Loan Forgiveness

Up until early 2021, the application for PPP loan forgiveness was a couple of pages with many additional pages of instructions. Now, for borrowers seeking forgiveness for $150,000 or less, there is a streamlined, one-page application. “Very few people will end up using the long forms,” said Ness. “The short form is a great addition, welcome by the bankers, the businesses, and the SBA. It doesn’t place as much burden on the borrower.”

Also new starting this year, the covered period for PPP loans can be anywhere from 8 to 24 weeks, instead of one or the other. “There is a ten-month deferral on payments from the end of the covered period, so borrowers have plenty of time to apply for forgiveness. They don’t have to decide on the covered period right away. They can make determination at the time of forgiveness,” said Ness. “That’s a nice addition,” he continued, “the fact that the borrower can choose allows them to maximize the benefits on their side.” 

The loan forgiveness paperwork needs to be submitted through the same lender as the loan. That doesn’t mean, however, that forgiveness paperwork needs to be completed before applying for a second draw loan, or that the second draw loan needs to be with the same lender as the first. “You don’t have to stay with the same lender for both loans, but if you have not received forgiveness for the first one yet, it might make sense to stay,” said Ness. 

Importantly, the SBA, the IRS, and the DOL in the last year have worked out a lot of loan forgiveness tax questions. “Forgiveness for PPP loans is not taxable income,” said Clendenning. Once forgiven, the loan essentially becomes a non-taxable grant.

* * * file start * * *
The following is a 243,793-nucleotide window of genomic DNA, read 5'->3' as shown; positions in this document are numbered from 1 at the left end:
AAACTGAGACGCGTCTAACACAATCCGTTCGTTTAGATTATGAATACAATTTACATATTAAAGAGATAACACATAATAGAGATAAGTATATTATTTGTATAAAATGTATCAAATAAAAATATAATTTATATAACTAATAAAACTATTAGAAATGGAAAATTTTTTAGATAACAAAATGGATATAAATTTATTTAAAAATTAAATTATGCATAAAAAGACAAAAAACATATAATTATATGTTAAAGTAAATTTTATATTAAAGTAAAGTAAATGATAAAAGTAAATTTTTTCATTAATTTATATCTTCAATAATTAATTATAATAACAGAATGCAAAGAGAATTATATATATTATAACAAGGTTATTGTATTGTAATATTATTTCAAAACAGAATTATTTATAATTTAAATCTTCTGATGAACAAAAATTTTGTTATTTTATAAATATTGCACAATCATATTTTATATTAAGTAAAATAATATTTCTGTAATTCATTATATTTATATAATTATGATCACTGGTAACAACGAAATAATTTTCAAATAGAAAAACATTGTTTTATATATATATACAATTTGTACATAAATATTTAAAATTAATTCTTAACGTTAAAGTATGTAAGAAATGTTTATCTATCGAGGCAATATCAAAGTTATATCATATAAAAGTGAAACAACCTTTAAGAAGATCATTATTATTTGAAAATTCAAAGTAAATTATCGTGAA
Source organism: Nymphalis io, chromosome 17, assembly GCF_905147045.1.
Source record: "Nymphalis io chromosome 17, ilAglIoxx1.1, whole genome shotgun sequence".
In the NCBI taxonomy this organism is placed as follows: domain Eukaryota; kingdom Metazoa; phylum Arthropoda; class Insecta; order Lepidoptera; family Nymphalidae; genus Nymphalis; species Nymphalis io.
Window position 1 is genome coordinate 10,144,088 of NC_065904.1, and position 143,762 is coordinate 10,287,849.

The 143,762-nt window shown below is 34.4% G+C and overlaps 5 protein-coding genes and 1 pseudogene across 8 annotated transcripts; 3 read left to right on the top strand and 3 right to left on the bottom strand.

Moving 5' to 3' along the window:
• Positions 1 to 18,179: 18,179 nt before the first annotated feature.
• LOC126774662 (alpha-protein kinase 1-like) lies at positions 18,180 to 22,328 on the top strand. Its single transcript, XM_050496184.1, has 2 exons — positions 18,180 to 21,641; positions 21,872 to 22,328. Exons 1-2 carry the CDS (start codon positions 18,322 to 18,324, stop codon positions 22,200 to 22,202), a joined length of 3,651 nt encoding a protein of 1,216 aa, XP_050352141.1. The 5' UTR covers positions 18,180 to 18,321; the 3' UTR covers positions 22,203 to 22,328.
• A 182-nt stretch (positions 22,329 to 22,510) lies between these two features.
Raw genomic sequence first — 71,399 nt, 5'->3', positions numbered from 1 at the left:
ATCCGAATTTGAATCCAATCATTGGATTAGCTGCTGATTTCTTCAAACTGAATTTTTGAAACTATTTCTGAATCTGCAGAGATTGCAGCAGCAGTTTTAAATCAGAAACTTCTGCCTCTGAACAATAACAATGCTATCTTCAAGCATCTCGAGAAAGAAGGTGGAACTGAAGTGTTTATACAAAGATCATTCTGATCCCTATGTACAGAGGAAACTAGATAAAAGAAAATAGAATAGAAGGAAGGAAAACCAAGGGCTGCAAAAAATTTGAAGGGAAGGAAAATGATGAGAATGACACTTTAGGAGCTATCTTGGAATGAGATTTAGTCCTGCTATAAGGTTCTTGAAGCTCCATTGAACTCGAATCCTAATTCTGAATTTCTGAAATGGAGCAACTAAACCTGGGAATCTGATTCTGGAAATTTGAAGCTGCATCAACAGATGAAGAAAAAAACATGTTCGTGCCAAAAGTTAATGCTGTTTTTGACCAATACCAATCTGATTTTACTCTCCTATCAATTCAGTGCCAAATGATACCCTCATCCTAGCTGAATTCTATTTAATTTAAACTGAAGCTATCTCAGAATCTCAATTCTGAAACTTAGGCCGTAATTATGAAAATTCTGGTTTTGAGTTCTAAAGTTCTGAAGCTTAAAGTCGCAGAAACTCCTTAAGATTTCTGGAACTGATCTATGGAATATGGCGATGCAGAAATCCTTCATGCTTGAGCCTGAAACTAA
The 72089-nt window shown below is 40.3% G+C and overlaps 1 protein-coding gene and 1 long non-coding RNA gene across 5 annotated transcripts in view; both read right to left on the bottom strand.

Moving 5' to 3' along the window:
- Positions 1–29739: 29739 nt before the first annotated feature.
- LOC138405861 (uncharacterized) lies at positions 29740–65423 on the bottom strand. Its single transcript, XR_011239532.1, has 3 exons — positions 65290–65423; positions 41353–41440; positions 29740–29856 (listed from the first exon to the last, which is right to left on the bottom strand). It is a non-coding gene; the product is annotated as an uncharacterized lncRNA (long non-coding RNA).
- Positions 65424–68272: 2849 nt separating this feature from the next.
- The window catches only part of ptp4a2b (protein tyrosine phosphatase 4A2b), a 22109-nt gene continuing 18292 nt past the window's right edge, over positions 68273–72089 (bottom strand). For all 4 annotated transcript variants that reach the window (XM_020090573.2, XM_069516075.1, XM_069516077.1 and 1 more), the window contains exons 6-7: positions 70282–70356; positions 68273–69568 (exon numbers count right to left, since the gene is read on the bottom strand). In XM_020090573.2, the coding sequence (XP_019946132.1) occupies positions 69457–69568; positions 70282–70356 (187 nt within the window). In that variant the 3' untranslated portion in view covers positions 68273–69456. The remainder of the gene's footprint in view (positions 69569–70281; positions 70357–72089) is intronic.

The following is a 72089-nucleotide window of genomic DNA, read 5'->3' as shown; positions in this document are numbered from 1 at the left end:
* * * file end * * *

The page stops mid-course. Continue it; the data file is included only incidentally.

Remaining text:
SBA Resources

The SBA always has a large number of resources available to small businesses, but they are especially useful in disastrous times. There is, of course, plenty of reading material to explain everything you could want to know about PPP loans and more, but it can be useful to work with a real person. For example, if you don’t already have a relationship with a lender, the SBA can point you to good options. “Go to and check out the funding programs. There you will find a Lender Match system that can pair you with participating lenders, or a map tool to locate lenders in your area,” said Ness.

And, if you’re having trouble with the loan or forgiveness process, professionals are there to help. “The SBA has funded resource partners that work on a no-cost basis,” said Clendenning. “As you are applying and going through the calculations, you can talk with experts in finance and marketing on a daily basis.”

“It’s not one and done,” added Apple. “You can build a relationship with a mentor or the folks at the resource partners. People work with them over time, to their benefit.” RB

For more information and to stay up to date on PPP assistance, visit, subscribe to the SBA email at, and follow the SBA on Facebook, Instagram, Twitter, and YouTube.